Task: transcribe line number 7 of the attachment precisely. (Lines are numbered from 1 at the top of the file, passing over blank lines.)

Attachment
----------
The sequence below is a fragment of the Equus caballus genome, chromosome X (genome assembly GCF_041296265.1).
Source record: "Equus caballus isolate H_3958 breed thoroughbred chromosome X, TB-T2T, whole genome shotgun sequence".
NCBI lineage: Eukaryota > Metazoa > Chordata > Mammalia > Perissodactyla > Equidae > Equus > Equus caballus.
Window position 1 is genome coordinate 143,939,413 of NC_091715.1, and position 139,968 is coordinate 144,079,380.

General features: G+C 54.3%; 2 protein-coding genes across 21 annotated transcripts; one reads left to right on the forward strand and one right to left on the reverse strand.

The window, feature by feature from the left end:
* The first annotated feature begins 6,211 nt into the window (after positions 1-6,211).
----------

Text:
* The first annotated feature begins 6,211 nt into the window (after positions 1-6,211).